Join MoMath at *Volumes*, the MoMath book club, on May 18, to discuss *The Simpsons and their Mathematical Secrets* by Simon Singh.

Did you know that Homer Simpson disproved Fermat’s last theorem? He did, or so it seemed, when he scribbled 3987^{12} + 4365^{12} = 4472^{12} on a blackboard in a 1998 episode of The Simpsons. If Homer is right, then he has proved that the great 17th-century mathematician Fermat was wrong! Math is everywhere in the Simpsons' world, from references that flash across the screen in an eye blink (such as Springfield’s Googolplex movie theater) to entire segments that explore deep mathematical concepts. Not content merely to point out the mathematical references, Singh uses them as a starting point for lively discussions of mathematical topics, anecdotes, and history. Even someone with no mathematical background will enjoy his accounts of the nature of infinity and the meaning of the number e, the life of the tragic genius Ramanujan, and the obsessions of Bill James, the oracle of baseball statistics.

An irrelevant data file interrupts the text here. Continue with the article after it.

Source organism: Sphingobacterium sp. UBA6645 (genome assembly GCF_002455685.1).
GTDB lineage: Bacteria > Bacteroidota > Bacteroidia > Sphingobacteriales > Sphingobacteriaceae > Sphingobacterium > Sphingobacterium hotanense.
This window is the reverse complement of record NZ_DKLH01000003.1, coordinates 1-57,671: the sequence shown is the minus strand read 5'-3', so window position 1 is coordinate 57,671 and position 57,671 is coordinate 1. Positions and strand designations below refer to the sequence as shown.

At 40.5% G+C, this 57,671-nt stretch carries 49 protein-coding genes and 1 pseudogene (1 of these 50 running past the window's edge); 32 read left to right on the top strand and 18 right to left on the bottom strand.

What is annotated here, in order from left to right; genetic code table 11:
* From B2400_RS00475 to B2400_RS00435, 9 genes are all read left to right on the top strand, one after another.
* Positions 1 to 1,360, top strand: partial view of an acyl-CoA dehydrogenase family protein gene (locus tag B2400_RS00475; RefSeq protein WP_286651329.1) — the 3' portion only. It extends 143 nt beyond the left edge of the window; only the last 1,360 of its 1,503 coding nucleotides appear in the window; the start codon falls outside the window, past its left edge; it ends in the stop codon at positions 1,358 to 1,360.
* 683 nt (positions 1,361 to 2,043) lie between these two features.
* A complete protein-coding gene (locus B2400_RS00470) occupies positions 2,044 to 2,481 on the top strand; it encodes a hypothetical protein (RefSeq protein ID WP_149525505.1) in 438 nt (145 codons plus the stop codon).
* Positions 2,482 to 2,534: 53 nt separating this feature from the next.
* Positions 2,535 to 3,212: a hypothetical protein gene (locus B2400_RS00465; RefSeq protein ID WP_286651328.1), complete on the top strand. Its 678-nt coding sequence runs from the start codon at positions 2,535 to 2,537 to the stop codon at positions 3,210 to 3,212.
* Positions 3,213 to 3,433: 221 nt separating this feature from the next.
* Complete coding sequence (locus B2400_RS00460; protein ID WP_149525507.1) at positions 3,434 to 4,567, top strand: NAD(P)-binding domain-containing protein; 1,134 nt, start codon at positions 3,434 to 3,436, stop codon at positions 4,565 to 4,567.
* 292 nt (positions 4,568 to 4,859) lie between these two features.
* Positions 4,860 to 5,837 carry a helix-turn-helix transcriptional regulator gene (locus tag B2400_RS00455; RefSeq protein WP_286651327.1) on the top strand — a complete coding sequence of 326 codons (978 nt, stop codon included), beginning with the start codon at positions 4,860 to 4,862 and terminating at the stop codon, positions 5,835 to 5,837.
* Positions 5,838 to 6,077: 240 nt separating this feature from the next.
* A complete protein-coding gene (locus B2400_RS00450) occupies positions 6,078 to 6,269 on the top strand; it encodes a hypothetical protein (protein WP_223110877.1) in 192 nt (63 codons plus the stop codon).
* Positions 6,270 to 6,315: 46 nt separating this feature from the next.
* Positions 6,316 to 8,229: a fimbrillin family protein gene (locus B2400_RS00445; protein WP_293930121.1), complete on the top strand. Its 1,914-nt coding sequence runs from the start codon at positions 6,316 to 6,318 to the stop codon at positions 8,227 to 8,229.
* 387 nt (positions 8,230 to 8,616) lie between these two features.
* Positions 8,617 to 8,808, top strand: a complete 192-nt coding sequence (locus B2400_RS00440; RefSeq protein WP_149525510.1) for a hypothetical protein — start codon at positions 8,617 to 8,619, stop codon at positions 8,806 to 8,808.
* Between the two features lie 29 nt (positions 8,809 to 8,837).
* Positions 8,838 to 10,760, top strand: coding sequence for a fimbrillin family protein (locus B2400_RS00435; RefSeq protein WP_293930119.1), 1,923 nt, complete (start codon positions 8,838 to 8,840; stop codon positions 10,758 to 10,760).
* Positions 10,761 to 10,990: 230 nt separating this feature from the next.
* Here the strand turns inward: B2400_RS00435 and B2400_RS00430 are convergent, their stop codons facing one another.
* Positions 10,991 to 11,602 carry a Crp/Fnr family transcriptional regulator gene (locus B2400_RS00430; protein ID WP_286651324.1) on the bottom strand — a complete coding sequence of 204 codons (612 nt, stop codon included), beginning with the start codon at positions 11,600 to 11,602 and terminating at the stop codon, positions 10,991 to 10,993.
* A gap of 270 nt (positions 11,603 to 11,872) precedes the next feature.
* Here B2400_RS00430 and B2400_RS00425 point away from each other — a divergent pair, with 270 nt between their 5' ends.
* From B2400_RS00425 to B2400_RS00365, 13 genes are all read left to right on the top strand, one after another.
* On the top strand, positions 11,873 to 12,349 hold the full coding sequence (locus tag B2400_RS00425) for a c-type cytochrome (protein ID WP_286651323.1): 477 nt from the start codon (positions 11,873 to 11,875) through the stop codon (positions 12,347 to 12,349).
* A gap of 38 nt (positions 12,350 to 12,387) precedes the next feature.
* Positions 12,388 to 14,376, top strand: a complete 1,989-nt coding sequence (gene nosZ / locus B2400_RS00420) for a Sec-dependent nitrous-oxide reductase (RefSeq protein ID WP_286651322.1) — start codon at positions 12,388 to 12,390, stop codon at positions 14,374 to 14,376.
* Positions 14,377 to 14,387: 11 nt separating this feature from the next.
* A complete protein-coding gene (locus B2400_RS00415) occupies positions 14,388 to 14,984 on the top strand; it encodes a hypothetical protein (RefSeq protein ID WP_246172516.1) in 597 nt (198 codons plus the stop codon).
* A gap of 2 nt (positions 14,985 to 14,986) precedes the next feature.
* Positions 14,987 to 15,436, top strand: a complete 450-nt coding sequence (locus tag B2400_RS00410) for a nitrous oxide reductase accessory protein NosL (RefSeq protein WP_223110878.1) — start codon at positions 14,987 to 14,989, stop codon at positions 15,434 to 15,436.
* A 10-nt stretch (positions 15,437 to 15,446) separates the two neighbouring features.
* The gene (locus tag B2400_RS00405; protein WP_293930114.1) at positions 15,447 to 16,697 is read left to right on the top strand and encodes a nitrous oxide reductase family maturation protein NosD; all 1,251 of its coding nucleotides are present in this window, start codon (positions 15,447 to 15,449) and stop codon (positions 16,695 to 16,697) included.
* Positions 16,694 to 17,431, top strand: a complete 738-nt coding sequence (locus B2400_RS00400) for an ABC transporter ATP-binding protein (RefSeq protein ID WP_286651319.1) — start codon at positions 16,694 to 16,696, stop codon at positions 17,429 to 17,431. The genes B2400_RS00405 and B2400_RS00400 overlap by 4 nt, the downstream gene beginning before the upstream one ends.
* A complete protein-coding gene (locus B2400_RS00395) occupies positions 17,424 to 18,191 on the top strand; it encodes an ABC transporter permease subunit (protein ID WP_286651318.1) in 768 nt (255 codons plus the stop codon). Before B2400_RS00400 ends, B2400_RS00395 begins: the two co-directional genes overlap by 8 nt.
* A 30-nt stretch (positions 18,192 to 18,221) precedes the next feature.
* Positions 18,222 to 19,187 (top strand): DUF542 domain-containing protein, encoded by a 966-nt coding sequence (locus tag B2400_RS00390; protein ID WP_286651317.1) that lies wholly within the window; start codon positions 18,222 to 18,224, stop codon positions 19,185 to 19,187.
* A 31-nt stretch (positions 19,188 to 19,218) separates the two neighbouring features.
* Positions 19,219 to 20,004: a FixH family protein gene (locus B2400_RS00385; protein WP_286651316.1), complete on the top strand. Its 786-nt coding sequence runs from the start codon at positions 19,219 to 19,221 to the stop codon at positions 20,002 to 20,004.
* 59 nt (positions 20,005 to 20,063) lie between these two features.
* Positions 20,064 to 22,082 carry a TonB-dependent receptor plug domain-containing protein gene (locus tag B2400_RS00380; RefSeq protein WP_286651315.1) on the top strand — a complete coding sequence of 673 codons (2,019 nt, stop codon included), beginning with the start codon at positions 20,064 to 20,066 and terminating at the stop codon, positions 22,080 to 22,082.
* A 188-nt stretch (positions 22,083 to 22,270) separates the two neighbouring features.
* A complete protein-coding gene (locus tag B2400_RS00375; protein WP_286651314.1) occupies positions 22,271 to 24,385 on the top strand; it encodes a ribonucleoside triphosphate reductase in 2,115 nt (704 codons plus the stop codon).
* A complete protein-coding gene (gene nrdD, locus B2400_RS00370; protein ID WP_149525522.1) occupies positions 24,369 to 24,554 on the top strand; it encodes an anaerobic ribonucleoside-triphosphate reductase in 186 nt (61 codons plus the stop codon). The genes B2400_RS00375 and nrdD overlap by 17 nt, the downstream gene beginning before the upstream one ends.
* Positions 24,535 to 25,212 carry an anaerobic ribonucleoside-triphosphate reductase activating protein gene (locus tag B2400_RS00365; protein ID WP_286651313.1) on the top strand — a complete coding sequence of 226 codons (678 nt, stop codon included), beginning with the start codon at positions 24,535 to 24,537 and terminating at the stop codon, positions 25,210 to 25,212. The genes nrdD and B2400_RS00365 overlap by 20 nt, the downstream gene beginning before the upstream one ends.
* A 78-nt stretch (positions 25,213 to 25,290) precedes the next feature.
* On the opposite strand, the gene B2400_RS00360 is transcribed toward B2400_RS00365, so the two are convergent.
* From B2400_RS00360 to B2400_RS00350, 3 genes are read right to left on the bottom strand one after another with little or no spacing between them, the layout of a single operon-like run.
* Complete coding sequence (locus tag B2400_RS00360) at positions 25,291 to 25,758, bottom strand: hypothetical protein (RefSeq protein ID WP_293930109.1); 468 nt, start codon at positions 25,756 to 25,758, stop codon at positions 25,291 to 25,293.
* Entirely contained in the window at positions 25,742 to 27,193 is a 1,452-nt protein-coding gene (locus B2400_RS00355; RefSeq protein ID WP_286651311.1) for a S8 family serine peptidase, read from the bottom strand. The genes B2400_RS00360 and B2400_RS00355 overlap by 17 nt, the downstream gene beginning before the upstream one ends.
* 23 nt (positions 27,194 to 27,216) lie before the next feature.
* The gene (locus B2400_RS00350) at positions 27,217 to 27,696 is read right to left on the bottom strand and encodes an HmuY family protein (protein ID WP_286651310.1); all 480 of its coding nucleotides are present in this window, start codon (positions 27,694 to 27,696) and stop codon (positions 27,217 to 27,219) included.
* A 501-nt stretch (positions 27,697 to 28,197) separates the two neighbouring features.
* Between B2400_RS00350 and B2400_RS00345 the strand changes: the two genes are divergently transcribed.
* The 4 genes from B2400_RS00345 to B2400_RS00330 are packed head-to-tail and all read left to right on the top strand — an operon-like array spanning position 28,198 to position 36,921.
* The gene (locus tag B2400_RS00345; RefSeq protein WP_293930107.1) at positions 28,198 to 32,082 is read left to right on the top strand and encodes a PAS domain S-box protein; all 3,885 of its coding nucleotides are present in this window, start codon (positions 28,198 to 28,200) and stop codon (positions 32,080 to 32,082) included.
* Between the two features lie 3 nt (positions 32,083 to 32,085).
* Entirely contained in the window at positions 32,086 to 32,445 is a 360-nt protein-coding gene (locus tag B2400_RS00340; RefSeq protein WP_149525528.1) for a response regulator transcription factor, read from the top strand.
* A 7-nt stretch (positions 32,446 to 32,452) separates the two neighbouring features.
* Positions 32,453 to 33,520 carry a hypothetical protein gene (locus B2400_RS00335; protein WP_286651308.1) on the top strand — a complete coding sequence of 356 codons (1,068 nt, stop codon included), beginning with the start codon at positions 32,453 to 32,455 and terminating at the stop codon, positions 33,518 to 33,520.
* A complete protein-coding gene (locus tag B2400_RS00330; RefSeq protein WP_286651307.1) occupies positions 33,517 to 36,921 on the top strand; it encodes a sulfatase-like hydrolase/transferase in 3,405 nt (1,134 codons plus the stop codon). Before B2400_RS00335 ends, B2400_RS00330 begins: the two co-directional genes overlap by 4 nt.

Refreshments will be served.

11 East 26th Street

New York, NY 10010

United States

Event Fee | $ 10.00 |

Optional donation to help defray costs | $ 10.00 |